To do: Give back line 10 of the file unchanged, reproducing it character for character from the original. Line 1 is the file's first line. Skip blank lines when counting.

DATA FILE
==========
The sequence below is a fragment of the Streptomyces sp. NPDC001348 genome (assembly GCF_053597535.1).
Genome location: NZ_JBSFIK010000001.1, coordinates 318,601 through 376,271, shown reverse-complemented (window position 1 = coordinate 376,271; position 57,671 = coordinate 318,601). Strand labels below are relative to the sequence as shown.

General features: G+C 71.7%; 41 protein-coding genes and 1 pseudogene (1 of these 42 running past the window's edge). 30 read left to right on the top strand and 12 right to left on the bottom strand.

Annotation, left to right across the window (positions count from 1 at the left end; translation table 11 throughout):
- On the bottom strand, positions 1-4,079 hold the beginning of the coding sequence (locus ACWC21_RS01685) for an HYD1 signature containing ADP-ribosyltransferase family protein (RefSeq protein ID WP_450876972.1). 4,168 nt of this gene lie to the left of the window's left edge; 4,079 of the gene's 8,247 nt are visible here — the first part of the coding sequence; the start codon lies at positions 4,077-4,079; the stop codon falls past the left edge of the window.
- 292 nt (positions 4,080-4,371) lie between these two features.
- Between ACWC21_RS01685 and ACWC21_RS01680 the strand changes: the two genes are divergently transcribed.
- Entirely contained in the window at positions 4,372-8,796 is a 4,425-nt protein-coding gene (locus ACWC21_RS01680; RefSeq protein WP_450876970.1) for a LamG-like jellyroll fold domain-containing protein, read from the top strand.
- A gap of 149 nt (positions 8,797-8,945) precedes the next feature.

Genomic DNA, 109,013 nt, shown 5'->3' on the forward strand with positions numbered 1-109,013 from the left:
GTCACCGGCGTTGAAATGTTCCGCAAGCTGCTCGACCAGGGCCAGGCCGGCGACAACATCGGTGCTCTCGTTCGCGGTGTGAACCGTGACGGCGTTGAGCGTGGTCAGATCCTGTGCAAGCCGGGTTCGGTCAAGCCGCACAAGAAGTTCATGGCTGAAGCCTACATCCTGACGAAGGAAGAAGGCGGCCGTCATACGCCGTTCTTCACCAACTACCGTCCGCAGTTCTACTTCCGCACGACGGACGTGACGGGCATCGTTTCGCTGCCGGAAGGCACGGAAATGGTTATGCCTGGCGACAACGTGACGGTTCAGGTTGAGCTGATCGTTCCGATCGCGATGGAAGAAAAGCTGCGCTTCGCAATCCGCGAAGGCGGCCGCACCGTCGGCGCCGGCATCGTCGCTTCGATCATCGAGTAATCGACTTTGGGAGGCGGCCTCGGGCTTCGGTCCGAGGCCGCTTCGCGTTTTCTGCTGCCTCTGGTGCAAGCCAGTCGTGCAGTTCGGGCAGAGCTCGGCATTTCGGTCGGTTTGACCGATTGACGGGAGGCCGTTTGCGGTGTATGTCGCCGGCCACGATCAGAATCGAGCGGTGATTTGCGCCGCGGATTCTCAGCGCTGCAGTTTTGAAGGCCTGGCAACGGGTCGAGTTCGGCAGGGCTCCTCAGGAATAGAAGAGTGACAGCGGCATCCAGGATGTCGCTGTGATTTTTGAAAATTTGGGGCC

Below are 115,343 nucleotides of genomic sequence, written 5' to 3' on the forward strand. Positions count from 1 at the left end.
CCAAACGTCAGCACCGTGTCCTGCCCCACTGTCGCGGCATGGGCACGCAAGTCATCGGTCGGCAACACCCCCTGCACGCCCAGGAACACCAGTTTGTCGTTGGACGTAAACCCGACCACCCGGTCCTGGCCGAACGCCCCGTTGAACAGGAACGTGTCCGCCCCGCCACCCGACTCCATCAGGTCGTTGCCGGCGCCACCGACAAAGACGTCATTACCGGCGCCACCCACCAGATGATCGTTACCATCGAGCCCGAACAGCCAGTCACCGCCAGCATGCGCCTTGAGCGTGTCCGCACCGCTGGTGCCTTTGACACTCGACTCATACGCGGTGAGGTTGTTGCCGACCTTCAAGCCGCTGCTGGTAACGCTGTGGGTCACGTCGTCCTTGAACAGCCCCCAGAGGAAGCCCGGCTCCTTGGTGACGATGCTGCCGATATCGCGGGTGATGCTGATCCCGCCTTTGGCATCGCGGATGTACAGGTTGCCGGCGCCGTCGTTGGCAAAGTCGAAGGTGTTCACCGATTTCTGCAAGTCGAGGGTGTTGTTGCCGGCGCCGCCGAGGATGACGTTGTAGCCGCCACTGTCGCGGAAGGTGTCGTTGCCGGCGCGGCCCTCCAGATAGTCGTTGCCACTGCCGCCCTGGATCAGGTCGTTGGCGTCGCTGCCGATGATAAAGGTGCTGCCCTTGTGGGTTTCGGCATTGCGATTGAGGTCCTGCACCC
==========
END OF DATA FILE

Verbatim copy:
Genomic DNA, 109,013 nt, shown 5'->3' on the forward strand with positions numbered 1-109,013 from the left: